Again, it appears that this sort of classification data isn’t captured at the  point-of-testing … or, public health officials just aren’t making the data available.

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Bottom line: We need to focus constrained testing resources on therapeutic decision incidences … and, we need to gather and analyze more classification so that the testing helps pin down how this virus is acting.

Testing that simply increases the number of tests doesn’t seem to be getting us anywhere.

I made the same mistake that Gov. Cuomo is making …

May 29, 2020

… but, in my defense, I was only 9 years old at the time.
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Flashback many years to my earliest little league baseball days.

1962 Ken & John - Little League

In our first game, the coach told us that — just like in the big leagues — he’d be  flashing secret signs to us when we were batting:

If he touched his cap, the sign meant “take the next pitch” … don’t swing at it.

If he brushed his chest, it meant “swing away”.

Simple enough…

Here’s what happened…

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I tested negative, so I’m not infected, right?

May 28, 2020

Yesterday, we reached into our toolkit and pulled out behavioral economics and Bayesian Inference.

Our big conclusion in that post was that if C-19 tests are 90% accurate and 5% of the people in our reference group are walking around infected, then roughly 2/3’s of all people who get positive test results are not infected … they’re so-called false positives.

Now, let’s change one of our assumptions.

In the prior post, we assumed that we were asymptomatic, have been sheltering-in-place (i.e. minimal social contacts outside of our homes) and don’t work in a COVID-prevalent environment … and we used 5% as our base rate (of virus prevalence among our reference group).

Now, let’s assume that the reference group we’re working with is elderly, has a comorbid medical history of respiratory and heart problems and is experiencing COVID-like symptoms (high fever, persistent cough), have had contact with an infected person.  That’s essentially the only group that initially qualified for coronavirus testing.  Lets, assume that 75% of the people in that reference group are, in fact, infected with the virus.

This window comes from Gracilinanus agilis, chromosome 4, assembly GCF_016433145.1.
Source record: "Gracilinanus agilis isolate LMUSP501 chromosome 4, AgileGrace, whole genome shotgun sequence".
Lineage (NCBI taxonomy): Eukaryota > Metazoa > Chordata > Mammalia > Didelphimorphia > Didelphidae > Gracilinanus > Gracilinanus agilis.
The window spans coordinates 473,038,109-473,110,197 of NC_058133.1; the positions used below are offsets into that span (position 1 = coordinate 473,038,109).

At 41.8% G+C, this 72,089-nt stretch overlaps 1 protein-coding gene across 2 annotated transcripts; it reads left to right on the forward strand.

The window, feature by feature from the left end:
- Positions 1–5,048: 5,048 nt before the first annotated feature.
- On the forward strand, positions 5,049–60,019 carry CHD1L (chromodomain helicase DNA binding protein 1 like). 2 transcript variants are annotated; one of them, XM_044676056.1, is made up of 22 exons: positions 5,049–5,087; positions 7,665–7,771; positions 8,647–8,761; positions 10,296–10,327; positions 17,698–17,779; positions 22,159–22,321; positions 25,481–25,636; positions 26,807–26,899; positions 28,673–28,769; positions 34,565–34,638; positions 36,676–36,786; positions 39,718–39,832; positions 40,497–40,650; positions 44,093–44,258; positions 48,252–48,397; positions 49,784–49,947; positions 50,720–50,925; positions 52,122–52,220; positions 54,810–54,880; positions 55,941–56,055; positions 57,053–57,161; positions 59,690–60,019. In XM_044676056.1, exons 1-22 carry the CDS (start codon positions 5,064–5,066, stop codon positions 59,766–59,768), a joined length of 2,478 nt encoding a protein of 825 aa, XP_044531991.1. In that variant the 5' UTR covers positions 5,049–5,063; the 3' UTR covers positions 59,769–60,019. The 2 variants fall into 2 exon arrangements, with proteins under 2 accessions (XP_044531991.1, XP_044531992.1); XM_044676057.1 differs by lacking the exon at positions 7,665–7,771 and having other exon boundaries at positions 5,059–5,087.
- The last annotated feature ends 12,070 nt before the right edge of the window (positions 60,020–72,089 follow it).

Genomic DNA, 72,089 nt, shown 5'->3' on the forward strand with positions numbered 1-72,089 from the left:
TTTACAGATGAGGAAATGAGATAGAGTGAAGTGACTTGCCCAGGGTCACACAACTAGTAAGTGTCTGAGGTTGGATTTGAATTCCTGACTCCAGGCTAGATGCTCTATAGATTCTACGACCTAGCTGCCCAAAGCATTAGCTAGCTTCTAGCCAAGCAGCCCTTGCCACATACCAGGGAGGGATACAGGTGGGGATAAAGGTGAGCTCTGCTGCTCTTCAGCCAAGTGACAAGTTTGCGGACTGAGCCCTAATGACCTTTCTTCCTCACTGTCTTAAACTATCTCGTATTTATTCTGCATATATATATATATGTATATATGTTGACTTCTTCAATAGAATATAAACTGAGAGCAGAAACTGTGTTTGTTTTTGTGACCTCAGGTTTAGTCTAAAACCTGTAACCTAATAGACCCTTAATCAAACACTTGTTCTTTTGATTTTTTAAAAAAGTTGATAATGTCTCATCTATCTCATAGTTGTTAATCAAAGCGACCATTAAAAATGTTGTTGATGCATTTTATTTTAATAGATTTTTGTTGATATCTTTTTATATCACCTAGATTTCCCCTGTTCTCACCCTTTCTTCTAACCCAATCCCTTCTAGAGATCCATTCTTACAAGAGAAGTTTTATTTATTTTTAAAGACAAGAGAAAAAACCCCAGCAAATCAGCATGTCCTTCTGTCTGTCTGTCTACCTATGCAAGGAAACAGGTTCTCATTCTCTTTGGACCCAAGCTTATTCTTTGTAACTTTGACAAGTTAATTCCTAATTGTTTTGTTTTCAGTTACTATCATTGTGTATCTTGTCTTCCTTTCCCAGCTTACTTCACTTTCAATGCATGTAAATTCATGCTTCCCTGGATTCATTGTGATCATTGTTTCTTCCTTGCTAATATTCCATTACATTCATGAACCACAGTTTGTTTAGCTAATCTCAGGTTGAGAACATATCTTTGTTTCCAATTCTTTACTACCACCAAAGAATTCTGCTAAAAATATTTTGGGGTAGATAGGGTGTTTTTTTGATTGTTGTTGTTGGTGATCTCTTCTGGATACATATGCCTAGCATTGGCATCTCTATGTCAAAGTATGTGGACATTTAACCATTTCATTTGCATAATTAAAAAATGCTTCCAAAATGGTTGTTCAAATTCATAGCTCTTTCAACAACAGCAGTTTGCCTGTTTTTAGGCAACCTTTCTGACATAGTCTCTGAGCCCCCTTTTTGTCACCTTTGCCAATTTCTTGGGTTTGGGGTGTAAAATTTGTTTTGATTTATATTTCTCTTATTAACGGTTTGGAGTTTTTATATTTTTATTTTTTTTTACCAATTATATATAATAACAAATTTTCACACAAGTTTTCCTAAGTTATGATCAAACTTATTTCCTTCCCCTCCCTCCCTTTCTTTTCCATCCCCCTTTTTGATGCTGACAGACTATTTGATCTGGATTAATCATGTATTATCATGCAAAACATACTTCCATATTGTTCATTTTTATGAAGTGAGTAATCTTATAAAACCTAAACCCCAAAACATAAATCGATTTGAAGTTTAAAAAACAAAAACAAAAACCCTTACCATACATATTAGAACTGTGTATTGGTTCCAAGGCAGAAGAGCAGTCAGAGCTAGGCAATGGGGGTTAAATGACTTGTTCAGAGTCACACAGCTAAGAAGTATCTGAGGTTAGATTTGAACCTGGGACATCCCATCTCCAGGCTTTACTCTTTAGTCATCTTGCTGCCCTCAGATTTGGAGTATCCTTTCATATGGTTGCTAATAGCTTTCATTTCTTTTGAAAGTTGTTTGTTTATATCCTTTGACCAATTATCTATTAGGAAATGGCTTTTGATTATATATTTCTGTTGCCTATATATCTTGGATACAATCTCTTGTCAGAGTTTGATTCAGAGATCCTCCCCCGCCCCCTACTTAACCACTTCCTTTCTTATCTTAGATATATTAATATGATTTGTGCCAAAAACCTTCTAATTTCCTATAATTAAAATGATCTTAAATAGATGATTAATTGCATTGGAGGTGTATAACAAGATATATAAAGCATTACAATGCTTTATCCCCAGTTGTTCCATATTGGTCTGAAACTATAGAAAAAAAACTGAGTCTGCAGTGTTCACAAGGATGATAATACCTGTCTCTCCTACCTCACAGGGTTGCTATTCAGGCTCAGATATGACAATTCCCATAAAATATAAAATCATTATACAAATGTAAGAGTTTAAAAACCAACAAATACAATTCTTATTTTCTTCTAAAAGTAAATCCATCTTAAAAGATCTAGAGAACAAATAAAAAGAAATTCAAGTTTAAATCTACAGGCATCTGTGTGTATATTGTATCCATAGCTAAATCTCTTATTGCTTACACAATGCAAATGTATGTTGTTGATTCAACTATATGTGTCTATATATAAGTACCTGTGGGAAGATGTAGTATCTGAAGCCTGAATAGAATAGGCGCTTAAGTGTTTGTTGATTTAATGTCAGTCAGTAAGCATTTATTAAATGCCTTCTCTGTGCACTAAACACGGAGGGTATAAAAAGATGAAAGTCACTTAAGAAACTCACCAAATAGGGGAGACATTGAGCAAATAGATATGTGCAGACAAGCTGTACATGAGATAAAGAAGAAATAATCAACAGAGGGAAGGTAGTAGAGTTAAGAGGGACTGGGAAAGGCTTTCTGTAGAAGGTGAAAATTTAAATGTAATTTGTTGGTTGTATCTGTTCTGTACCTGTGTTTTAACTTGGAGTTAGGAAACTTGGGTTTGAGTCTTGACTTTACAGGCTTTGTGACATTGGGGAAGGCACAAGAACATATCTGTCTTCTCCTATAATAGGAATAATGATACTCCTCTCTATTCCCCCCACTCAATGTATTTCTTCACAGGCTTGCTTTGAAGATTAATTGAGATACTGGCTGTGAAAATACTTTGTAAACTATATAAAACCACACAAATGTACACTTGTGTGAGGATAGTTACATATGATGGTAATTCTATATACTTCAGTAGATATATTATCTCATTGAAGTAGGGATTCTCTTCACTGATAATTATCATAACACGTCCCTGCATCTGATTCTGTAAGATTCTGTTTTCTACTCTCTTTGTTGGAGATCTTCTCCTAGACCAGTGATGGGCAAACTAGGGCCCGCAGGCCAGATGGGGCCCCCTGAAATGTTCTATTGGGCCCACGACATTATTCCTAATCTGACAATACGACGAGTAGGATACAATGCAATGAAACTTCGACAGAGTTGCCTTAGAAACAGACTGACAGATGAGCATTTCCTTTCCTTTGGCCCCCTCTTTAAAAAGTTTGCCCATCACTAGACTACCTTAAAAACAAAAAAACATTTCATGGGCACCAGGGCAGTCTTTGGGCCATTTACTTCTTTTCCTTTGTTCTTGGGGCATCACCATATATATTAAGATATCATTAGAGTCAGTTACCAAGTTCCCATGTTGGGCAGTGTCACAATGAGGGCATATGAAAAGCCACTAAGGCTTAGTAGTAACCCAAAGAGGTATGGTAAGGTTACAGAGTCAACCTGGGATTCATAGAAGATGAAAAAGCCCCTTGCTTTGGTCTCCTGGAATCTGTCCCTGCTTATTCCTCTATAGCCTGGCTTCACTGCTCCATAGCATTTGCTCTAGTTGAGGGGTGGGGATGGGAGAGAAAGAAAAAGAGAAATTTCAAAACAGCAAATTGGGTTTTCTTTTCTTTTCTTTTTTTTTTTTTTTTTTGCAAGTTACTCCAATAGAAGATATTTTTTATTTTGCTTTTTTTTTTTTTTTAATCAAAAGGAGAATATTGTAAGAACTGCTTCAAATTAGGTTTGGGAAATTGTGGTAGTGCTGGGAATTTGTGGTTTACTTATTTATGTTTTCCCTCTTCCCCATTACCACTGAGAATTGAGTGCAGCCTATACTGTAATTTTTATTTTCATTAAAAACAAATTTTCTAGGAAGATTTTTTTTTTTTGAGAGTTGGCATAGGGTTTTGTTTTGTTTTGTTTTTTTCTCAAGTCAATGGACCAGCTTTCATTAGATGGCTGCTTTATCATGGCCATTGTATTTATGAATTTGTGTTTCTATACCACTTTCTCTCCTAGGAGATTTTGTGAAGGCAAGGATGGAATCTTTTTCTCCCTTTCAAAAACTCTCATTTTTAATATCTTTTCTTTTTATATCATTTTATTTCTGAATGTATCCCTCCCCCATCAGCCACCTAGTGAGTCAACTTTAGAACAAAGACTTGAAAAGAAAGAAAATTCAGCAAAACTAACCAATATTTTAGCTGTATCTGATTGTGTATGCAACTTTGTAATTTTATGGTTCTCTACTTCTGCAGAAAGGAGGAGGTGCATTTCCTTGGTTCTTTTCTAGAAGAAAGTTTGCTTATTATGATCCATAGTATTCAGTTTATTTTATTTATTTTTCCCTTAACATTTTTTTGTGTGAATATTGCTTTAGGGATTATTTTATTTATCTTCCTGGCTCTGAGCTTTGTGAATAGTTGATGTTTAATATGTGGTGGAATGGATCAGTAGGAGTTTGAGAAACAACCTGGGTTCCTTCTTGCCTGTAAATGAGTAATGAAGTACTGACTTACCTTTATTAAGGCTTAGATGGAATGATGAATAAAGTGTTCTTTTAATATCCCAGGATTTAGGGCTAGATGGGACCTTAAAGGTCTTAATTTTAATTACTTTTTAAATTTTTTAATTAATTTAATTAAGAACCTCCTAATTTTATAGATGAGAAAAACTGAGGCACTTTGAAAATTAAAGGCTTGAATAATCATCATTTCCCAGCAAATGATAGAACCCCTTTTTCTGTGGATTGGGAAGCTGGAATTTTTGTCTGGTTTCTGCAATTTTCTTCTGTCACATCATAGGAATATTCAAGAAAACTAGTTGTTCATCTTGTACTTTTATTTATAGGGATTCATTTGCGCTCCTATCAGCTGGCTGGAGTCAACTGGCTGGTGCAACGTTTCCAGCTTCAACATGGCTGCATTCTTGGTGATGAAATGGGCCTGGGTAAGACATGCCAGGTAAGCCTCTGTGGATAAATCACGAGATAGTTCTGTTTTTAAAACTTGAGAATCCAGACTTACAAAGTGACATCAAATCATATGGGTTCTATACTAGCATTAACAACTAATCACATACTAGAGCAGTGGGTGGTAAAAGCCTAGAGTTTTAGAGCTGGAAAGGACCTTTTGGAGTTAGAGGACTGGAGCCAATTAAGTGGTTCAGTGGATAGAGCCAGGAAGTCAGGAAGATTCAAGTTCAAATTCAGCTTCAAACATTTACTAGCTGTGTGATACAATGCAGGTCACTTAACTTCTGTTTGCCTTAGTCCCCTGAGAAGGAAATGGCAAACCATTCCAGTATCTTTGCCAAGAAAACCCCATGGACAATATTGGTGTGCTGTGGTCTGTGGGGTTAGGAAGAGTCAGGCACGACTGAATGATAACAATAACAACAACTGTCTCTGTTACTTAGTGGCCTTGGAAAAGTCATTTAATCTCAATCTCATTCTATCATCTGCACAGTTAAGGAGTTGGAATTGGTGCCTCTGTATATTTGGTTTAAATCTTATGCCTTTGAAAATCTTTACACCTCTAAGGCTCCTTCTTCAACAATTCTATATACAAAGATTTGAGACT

Here’s the Bayesian results chart would look like:

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The question: what is the likelihood that the people who fit this profile are correctly diagnosed as having the virus (or not)?

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If I test positive for COVID, am I infected?

May 27, 2020

The answer may surprise you, and it has big implications for test & trace.
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In a prior post, we reported that “Asymptomatics” are not rushing to get tested and provided some subjective reasons why that might be (e.g. no doctor referral, high hassle factor, privacy concerns).

OK, let’s up our game a notch or two and throw some math & economics at the problem.

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I’m a fan of “Freakonomics” … the popular call sign for a discipline called Behavioral Economics … the study of the rationality that underlies many seemingly irrational decisions that people sometimes make.

And, in my strategic business analytics course, I used to teach something called Bayesian Inference … a way to calculate probabilities by combining contextual information (called “base rates” or “priors”) with case-specific observations (think: testing or witnessing).

Today, we’ll connect Freakonomics and Bayesian Inference and apply them to the COVID testing situation…

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MUST READ: How will we know when we’ve turned the COVID-19 corner?

May 26, 2020

Stay focused on the number of Daily New Deaths!
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Cutting to the chase, I’ve concluded that the most reliable number being reported is the number of COVID-19 related “Daily New Deaths”.

According to Worldometers – the best data aggregation site that I’ve found so far – there have been almost 100,000 COVID-19  related deaths in the U.S. so far.

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Keep in mind that “COVID-related” means “COVID present”, not necessarily “COVID caused” … and that, along the way, “present” was redefined from “confirmed” to “presumed”

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From an analytical perspective, the chart of total deaths will, by definition, never crest and turn down. It’s rate of growth will eventually slow down, though, but that’s hard to read that from a chart.

So, I think it’s more useful to look at “Daily New Deaths” …. if that number keeps going up then, by definition, we haven’t turned the corner.

When Daily New Deaths start trending down then, by definition, we have turned the corner.

Here’s our charting of what Worldometers has reported since the first coronavirus cases were identified.